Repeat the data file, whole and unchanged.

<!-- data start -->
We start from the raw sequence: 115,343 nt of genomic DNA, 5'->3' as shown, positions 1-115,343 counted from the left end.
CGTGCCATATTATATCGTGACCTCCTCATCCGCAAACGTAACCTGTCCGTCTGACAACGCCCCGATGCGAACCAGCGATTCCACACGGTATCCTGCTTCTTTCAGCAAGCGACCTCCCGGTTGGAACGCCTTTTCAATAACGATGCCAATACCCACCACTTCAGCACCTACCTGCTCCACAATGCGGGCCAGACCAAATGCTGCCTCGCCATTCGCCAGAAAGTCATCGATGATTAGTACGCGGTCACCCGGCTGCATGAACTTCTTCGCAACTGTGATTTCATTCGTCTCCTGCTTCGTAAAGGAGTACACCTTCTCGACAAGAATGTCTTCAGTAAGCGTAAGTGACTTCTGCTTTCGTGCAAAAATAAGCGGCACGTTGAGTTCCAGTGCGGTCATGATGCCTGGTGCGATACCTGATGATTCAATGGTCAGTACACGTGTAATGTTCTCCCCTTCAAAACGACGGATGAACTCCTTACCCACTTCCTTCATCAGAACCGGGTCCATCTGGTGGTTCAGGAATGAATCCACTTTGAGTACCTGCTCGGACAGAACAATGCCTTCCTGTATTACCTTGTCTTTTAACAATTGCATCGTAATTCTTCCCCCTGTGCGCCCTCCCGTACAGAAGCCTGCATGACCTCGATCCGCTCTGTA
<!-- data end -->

We start from the raw sequence: 115,343 nt of genomic DNA, 5'->3' as shown, positions 1-115,343 counted from the left end.
CGTGCCATATTATATCGTGACCTCCTCATCCGCAAACGTAACCTGTCCGTCTGACAACGCCCCGATGCGAACCAGCGATTCCACACGGTATCCTGCTTCTTTCAGCAAGCGACCTCCCGGTTGGAACGCCTTTTCAATAACGATGCCAATACCCACCACTTCAGCACCTACCTGCTCCACAATGCGGGCCAGACCAAATGCTGCCTCGCCATTCGCCAGAAAGTCATCGATGATTAGTACGCGGTCACCCGGCTGCATGAACTTCTTCGCAACTGTGATTTCATTCGTCTCCTGCTTCGTAAAGGAGTACACCTTCTCGACAAGAATGTCTTCAGTAAGCGTAAGTGACTTCTGCTTTCGTGCAAAAATAAGCGGCACGTTGAGTTCCAGTGCGGTCATGATGCCTGGTGCGATACCTGATGATTCAATGGTCAGTACACGTGTAATGTTCTCCCCTTCAAAACGACGGATGAACTCCTTACCCACTTCCTTCATCAGAACCGGGTCCATCTGGTGGTTCAGGAATGAATCCACTTTGAGTACCTGCTCGGACAGAACAATGCCTTCCTGTATTACCTTGTCTTTTAACAATTGCATCGTAATTCTTCCCCCTGTGCGCCCTCCCGTACAGAAGCCTGCATGACCTCGATCCGCTCTGTA